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Discover Magazine > Letters > December 2004

 

 

Matter Over Mind

 

The main theme of John Horgans article [The Myth of Mind Control, October], that the complexity of memory continues to mystify and inspire neuroscientists, is at serious odds with his statement that this wrinkled lump of jelly in our skulls generates a unique, conscious self with a sense of personal identity and autonomy. When brain scientists such as Wilder Penfield have asserted that the mind is not localizable in the same way as motor functions, for example, is it indeed scientific to make this reductionistic assumption? In this issue it was also reported that widely separated atoms have enough mutual awareness to imprint their properties on one another (One Step Closer to Teleportation, R&D). If single atoms can demonstrate such capacities, how dare we assume how (or where) such a complex phenomenon as consciousness originates? Considering our ignorance of how to evaluate this mystery, it would be just as valid to consider concepts about the mind and the self from such ancient traditions as yoga or Buddhism as it would be to rely on such simplistic formulations.

 

Jeff Tomboulian

via e-mail

 

 

 

I thoroughly enjoyed reading The Myth of Mind Control. Your look at a brain-chip era reminded me of two books I read recently: Feed by M.T. Anderson (about implanting a super-advertising bug in future youth) and Be More Chill by Ned Vizzini, in which a pill-size supercomputer tells your brain how to be cool all the time. A tech-savvy cure for social desires is a line science hasnt crossed yet, and I wonder if it ever will.

 

Piper Henriques

Richmond, Virginia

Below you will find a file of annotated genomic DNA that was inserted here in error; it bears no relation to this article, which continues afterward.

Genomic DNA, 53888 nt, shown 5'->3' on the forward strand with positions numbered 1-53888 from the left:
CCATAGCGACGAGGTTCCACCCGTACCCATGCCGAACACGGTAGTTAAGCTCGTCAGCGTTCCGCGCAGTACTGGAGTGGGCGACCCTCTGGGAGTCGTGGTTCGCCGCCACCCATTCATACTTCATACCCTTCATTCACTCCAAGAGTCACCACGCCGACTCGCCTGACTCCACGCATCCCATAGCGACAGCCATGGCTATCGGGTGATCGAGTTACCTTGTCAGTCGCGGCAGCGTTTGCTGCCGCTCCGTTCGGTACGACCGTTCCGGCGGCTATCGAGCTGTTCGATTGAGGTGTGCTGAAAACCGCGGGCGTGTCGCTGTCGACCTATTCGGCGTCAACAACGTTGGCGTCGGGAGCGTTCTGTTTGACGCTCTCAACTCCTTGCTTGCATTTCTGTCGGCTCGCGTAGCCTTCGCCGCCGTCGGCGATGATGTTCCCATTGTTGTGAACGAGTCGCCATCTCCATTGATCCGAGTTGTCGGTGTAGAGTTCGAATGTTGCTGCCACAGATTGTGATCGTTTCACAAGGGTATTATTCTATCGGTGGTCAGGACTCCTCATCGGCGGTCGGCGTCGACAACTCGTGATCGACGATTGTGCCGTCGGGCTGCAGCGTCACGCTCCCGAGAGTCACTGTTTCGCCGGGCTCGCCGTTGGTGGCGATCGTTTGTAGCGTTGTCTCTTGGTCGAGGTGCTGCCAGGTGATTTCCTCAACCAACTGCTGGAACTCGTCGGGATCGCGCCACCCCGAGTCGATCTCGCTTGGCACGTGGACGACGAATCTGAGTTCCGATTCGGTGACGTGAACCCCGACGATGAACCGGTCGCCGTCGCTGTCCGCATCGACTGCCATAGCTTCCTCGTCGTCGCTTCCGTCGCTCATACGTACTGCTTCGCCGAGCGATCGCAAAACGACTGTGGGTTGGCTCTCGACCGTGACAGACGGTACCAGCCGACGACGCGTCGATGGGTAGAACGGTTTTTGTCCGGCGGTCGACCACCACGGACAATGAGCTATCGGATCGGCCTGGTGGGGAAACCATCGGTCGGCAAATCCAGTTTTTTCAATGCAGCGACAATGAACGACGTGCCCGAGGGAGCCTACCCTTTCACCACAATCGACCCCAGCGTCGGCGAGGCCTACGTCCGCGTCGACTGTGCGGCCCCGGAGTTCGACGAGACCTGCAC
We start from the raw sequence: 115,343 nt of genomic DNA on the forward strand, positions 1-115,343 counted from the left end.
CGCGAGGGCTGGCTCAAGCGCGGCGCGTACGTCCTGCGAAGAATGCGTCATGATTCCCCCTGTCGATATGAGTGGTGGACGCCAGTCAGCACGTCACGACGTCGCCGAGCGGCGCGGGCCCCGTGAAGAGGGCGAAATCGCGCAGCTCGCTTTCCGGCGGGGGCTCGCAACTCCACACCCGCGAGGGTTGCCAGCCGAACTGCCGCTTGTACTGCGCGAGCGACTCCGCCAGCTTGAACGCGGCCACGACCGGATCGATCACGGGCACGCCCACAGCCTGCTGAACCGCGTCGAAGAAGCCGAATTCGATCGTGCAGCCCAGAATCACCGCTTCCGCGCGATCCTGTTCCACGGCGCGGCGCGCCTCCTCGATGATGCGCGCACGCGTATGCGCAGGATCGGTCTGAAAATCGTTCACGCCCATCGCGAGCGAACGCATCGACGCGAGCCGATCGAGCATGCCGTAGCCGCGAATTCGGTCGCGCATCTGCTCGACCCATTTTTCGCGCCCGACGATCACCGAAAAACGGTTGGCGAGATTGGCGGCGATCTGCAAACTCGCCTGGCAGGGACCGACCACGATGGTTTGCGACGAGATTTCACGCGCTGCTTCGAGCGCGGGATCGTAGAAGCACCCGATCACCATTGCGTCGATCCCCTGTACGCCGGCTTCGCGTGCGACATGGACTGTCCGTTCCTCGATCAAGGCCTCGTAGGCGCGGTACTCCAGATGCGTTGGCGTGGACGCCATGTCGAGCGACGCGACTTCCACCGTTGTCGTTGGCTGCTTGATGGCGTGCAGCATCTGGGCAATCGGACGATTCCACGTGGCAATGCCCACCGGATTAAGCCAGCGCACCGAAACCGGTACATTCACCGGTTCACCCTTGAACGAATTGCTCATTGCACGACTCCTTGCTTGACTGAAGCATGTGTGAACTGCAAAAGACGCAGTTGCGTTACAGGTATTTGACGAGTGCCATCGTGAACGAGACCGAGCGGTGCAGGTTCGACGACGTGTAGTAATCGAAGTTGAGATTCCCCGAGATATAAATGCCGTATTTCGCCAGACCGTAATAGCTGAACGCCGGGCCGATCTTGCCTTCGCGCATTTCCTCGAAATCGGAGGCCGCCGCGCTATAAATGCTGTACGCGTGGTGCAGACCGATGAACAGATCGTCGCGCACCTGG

John Horgan has written a respectable article outlining the problems and issues surrounding mind control and what has generally been accomplished in that area of research. However, his point was that the dynamics of the brain and the uniqueness of individuals represent a fundamental barrier to true mind control, which remains insurmountable despite our best technological efforts. I disagree. Horgan based his whole premise on current conventional technology and protocols. By all accounts, government-classified technology that can come uncannily close to duplicating precision mind control by remote means undeniably exists, shielded by the Office of Homeland Security. This technology is being used today on unwitting human beingshere, and in other developed countries.

 

Bob G. Dunlap

Fort Smith, Arkansas

 

 

 

 

The Real Peoples Diet

 

I cant tell you how delighted I was with The Inuit Paradox [October]. It is one of the very best articles on Inuit food I have ever seenand there have been so many. It was unbelievable, actually, how the spirit was captured. Congratulations on a job very well done. There are too many political issues around aboriginal people for an academic like meI avoid the conflicts and prefer the people themselves to tell the stories. But now here is a first-rate scientific article, well researched among the experts, and you had the credibility to get Patricia Cochran, an Inupiat, to open and close the story. Couldnt have been better! I will use this as required reading for my senior nutrition students from now on.